UNC suspends student’s Honor Court hearing
UNC has suspended an Honor Court hearing for Landen Gambill in the wake of her federal complaint alleging that the university retaliated against her for speaking out about sexual assaults on campus.
The move comes a day after UNC Chancellor Holden Thorp received a letter from Gambill’s attorney, Clay Turner, notifying Thorp of the complaint filed with the Office for Civil Rights in the U.S. Department of Education.
Turner said he spoke with Gambill on Tuesday about the decision to suspend the hearing.
“She’s pleased at this step in the right direction and is cautiously optimistic this matter will be resolved soon,” Turner said.
He would not comment further on Thorp’s decision to ask the Honor Court to suspend the hearing.
But even if the university had not made the request, Turner wrote Monday that Gambill would not attend an Honor Court hearing scheduled for sometime next month to face charges that she created an intimidating environment for an ex-boyfriend who Gambill alleges sexually assaulted her.
“The retaliatory charges against my client are inappropriate, unconstitutional and utterly without merit,” Turner wrote.
John Gresham, an attorney for the ex-boyfriend, stressed Tuesday that the university played no part in his client’s decision to file charges against Gambill in Honor Court.
“The university had nothing to do with the charges,” Gresham said.
He noted that Gambill at one time said that she looked forward to hearing, but seems to have a changed her mind.
“Now she’s saying she wants no hearing at all,” Gresham said. “There appears to be a change of heart.”
Gambill, who faces possible expulsion for the Honor Code violations, has not named the ex-boyfriend in public comments about sexual assaults at UNC. He was cleared by a university hearing panel of sexual assault charges, but found guilty of harassing Gambill.
In a letter to the campus, Thorp said the university has grappled for several weeks with how to best respond to the claim of retaliation while maintaining the integrity of the Honor Court and protecting the privacy of the people involved.
“Recognizing the potential conflicts that may exist by allowing both processes to continue, we have asked the Student Attorney General to suspend the Honor Court proceeding pending an external review of these allegations of retaliation,” Thorp said. “The University takes all allegations of retaliation seriously, whether against an individual or an institution, and this allegation is no exception.”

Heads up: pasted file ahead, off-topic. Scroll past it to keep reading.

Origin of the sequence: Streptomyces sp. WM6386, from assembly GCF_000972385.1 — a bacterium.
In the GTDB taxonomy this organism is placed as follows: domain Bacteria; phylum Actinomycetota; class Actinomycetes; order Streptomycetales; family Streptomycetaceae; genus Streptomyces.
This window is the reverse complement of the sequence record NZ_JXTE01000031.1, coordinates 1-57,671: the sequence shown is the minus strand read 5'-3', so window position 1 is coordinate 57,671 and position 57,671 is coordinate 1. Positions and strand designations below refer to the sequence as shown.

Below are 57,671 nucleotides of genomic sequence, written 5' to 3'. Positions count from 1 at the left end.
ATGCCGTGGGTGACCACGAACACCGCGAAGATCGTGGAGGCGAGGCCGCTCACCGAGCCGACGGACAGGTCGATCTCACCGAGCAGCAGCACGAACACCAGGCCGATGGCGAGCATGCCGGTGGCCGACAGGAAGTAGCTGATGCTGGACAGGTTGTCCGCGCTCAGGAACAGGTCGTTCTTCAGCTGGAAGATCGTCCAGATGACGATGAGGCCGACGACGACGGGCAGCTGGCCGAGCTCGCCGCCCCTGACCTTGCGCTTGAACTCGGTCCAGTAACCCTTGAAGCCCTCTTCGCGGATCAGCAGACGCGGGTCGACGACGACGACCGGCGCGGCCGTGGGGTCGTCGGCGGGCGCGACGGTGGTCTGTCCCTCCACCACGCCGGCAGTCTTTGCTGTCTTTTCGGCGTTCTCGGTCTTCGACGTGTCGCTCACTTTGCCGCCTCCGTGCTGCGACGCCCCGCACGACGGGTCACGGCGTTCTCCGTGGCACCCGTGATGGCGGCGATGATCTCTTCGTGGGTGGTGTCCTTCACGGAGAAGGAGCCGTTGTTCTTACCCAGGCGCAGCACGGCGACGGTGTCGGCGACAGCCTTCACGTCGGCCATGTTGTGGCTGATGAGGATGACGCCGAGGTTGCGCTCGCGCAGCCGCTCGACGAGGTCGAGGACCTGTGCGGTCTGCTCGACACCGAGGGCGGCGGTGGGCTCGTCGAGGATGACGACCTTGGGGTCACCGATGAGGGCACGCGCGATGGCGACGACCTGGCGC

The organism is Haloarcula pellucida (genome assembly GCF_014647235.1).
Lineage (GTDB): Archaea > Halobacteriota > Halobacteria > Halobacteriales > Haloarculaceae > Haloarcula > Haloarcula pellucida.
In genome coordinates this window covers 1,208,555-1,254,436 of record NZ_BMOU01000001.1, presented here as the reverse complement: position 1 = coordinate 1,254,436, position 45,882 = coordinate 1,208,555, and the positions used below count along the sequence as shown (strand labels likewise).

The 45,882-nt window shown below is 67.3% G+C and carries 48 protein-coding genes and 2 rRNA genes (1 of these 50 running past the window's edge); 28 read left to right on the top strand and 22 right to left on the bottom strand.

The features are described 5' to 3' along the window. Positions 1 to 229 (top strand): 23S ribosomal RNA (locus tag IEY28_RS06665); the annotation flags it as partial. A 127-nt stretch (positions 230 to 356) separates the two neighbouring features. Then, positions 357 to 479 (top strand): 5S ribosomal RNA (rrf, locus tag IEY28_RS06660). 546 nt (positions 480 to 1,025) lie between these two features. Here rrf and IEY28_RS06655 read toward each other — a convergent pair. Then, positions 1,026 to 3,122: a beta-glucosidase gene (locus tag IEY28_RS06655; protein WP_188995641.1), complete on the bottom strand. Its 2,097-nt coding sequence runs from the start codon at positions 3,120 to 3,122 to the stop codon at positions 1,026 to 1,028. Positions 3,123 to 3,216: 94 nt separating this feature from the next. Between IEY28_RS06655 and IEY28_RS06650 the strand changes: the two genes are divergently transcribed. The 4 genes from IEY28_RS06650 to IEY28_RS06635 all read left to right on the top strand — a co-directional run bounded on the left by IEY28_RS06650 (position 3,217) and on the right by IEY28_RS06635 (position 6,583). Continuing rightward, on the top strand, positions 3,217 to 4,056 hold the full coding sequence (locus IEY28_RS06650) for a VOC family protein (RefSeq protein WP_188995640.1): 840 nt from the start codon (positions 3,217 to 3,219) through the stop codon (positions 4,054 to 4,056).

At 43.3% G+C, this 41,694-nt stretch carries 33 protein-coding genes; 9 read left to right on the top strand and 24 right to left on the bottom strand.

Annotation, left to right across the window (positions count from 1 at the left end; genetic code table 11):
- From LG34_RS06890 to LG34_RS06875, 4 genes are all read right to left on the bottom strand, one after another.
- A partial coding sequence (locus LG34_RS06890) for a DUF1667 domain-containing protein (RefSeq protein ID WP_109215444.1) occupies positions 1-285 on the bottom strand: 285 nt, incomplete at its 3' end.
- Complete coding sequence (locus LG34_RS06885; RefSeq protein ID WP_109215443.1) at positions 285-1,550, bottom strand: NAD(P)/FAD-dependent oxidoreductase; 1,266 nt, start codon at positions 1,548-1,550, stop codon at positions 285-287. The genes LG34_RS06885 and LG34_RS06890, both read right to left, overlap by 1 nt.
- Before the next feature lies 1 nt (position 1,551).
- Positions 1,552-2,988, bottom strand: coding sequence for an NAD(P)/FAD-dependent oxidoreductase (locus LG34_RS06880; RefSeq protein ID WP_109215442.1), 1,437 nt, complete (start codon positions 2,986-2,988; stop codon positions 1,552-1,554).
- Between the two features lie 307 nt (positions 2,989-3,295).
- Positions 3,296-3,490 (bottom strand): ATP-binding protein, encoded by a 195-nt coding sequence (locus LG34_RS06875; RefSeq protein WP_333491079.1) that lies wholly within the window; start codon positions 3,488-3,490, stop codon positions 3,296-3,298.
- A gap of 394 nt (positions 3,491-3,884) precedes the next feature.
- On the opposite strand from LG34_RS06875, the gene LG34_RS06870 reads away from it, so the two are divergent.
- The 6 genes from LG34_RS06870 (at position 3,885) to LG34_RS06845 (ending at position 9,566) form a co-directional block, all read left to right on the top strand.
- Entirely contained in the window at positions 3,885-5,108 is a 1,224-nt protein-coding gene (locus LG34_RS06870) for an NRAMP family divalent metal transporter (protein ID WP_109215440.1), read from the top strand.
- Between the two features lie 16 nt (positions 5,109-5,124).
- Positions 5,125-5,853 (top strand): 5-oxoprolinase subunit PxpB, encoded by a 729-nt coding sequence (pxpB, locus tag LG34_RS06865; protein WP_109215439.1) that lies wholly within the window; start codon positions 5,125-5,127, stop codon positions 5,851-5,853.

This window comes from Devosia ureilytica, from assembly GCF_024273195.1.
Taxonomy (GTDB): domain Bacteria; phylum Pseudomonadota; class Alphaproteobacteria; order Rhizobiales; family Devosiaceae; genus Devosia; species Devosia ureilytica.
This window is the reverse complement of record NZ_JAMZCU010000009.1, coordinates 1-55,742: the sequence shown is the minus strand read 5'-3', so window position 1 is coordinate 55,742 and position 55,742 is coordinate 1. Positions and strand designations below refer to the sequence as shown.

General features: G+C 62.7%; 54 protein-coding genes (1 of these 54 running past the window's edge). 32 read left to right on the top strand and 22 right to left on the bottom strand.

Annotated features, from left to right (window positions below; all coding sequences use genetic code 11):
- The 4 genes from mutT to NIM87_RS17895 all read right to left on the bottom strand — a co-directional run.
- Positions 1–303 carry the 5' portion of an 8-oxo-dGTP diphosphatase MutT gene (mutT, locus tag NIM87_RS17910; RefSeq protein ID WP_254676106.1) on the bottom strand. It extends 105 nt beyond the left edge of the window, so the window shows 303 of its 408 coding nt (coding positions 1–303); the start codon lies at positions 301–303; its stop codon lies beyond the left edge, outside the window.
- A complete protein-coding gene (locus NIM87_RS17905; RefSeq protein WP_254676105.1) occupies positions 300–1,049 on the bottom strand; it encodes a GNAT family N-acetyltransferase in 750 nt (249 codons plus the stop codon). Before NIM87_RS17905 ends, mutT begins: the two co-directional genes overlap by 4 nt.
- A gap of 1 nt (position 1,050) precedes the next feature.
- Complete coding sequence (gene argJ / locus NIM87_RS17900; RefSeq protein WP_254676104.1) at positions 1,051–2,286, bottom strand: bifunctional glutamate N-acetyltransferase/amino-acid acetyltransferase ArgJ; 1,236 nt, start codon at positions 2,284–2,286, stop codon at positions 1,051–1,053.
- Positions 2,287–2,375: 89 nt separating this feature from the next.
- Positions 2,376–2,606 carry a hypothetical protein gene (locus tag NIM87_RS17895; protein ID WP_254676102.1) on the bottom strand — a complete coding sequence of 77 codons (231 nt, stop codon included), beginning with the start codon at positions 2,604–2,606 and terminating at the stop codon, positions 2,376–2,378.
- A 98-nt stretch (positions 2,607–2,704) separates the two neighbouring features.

Gambill is also a part of another complaint filed with the Office for Civil Rights, along with two other current students, one former student and the former assistant dean of students Melinda Manning.
They allege that the university violated the rights of sexual assault victims and created a hostile environment for students reporting sexual assault.
The Office of Civil Right is investigating their claims, and the Department of Education’s Clery Act Division is conducting a program review to evaluate how the campus has complied with federal law.
The Clery Act requires colleges and universities that participate in federal financial aid programs to keep and disclose information about crime on and near their campuses.
Manning has charged that university officials pressured her into lowering the number of reported offenses at UNC.
She has said there were three fewer cases in the Annual Campus Security Report than she originally submitted.
UNC officials vigorously denied the charge during a Board of Trustees meeting in January. Officials contend that the report, in fact, contained more incidents of sexual violence than Manning submitted to include in the report.
Thorp has hired Gina Smith, a nationally recognized expert on sexual assault issues, to meet with students and engage them in discussions.
Also, Joanne Hershfield, chairwoman of the Department of Women’s and Gender Studies, has made suggestions about how the university may improve the way it addresses sexual assaults on campus.
Thorp said he will review Hershfield’s suggestions and work with her and other faculty members to “continue the dialogue about how we can do better.”